Well we won’t have to check our Twitter feeds every five minutes, that’s for sure!

On paper it means that the next UK and US general elections will be happening in the same year and very close to each other – the Fixed Parliaments still being on the statute books. It’s up to Johnson if he wants to repeal them, but given the demands of the pandemic response, there is very little parliamentary time and very little policy-making capacity for anything outside of that or Brexit.

The view from public policy land is that the Biden win means a ‘deal’ between the EU and UK is much more likely. Or rather, concessions from the UK to the EU in order to get an exit deal and a Free Trade Agreement is much more likely. This is because Joe Biden has stated clearly that as a co-signatory of the Good Friday Agreement, he has taken a very dim view of Conservative Party attempts to undermine it – in particular through the Internal Market Bill, the one where the Northern Ireland Secretary stated that the British Government was including clauses in the Bill that would enable the British Government to break International Law in order to get its way. Both the MPs for South Cambridgeshire & South East Cambridgeshire voted in favour of this Bill and the controversial clauses, ones that their party political opponents have vowed to make an issue of at the next general election.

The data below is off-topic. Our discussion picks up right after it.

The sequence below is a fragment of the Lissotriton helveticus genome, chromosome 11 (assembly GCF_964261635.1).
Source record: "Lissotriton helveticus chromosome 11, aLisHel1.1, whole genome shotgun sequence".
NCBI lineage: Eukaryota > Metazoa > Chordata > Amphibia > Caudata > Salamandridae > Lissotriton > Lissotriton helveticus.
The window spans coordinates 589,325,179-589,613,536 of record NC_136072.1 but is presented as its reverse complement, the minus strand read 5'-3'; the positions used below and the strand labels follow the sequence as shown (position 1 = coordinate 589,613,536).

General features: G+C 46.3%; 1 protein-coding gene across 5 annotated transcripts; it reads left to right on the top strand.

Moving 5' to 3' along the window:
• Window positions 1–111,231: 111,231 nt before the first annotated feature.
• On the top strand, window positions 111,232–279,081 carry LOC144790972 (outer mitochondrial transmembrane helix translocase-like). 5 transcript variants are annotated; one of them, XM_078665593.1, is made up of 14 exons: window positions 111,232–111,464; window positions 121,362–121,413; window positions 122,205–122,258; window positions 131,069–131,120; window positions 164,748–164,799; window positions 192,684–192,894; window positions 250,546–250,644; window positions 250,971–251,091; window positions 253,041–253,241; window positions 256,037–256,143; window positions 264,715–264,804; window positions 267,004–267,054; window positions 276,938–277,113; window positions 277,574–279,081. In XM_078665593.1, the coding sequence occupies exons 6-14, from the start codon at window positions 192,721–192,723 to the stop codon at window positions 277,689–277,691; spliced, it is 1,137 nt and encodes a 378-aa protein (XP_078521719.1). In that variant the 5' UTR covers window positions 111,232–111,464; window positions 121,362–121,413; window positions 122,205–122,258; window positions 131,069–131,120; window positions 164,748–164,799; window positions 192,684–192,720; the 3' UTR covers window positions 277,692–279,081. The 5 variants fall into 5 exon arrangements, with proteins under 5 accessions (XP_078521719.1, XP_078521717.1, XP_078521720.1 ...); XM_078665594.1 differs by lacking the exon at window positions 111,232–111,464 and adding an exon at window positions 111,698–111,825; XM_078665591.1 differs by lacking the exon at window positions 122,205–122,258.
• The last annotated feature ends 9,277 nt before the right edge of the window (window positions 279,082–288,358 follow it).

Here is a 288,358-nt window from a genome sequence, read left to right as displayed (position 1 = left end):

The stench of corruption in Boris Johnson’s operation.

This from the former Permanent Secretary at The Treasury

And that’s just the latest example. It’s not just the eye-wateringly high sums, but the failure of the contracted firms to deliver in full what they were contracted to deliver. Again, the failure of Conservative MPs to call this out and put a stop to it speaks volumes. What makes it even worse is that people are dying unnecessarily early and painful deaths, or are afflicted with awful illnesses and conditions as a result of the pandemic. One of my old friends from school who is a highly-trained physician is one who has been hit by the long term impact of the virus, and has been off work ever since.

The accusations around the EU Referendum campaigns also haven’t gone away. With new management coming into the Whitehouse, and the close links between the pro-Leave campaign and the defeated president (the latter of whom had the former leader of U.K.I.P. speaking at a public rally for him), it seems inevitable that US authorities will be investigating. Furthermore I wouldn’t be surprised if some of those threads led all the way back to the UK.